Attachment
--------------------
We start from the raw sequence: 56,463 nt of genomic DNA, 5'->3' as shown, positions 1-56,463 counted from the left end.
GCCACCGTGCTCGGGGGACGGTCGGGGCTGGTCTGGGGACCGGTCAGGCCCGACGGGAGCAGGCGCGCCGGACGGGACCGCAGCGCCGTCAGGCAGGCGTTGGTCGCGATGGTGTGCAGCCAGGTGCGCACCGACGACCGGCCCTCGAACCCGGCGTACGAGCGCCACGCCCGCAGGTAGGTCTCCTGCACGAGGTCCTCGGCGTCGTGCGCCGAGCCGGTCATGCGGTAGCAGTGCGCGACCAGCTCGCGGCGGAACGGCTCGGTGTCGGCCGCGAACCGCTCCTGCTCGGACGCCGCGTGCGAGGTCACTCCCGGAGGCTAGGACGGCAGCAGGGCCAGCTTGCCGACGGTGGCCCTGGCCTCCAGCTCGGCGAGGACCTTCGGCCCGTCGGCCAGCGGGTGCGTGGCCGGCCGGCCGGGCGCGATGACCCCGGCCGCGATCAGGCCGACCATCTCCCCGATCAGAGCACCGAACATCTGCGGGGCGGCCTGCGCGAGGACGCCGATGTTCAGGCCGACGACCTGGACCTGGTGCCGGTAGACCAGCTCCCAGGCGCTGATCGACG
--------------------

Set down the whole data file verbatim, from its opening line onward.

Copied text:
We start from the raw sequence: 56,463 nt of genomic DNA, 5'->3' as shown, positions 1-56,463 counted from the left end.
GCCACCGTGCTCGGGGGACGGTCGGGGCTGGTCTGGGGACCGGTCAGGCCCGACGGGAGCAGGCGCGCCGGACGGGACCGCAGCGCCGTCAGGCAGGCGTTGGTCGCGATGGTGTGCAGCCAGGTGCGCACCGACGACCGGCCCTCGAACCCGGCGTACGAGCGCCACGCCCGCAGGTAGGTCTCCTGCACGAGGTCCTCGGCGTCGTGCGCCGAGCCGGTCATGCGGTAGCAGTGCGCGACCAGCTCGCGGCGGAACGGCTCGGTGTCGGCCGCGAACCGCTCCTGCTCGGACGCCGCGTGCGAGGTCACTCCCGGAGGCTAGGACGGCAGCAGGGCCAGCTTGCCGACGGTGGCCCTGGCCTCCAGCTCGGCGAGGACCTTCGGCCCGTCGGCCAGCGGGTGCGTGGCCGGCCGGCCGGGCGCGATGACCCCGGCCGCGATCAGGCCGACCATCTCCCCGATCAGAGCACCGAACATCTGCGGGGCGGCCTGCGCGAGGACGCCGATGTTCAGGCCGACGACCTGGACCTGGTGCCGGTAGACCAGCTCCCAGGCGCTGATCGACG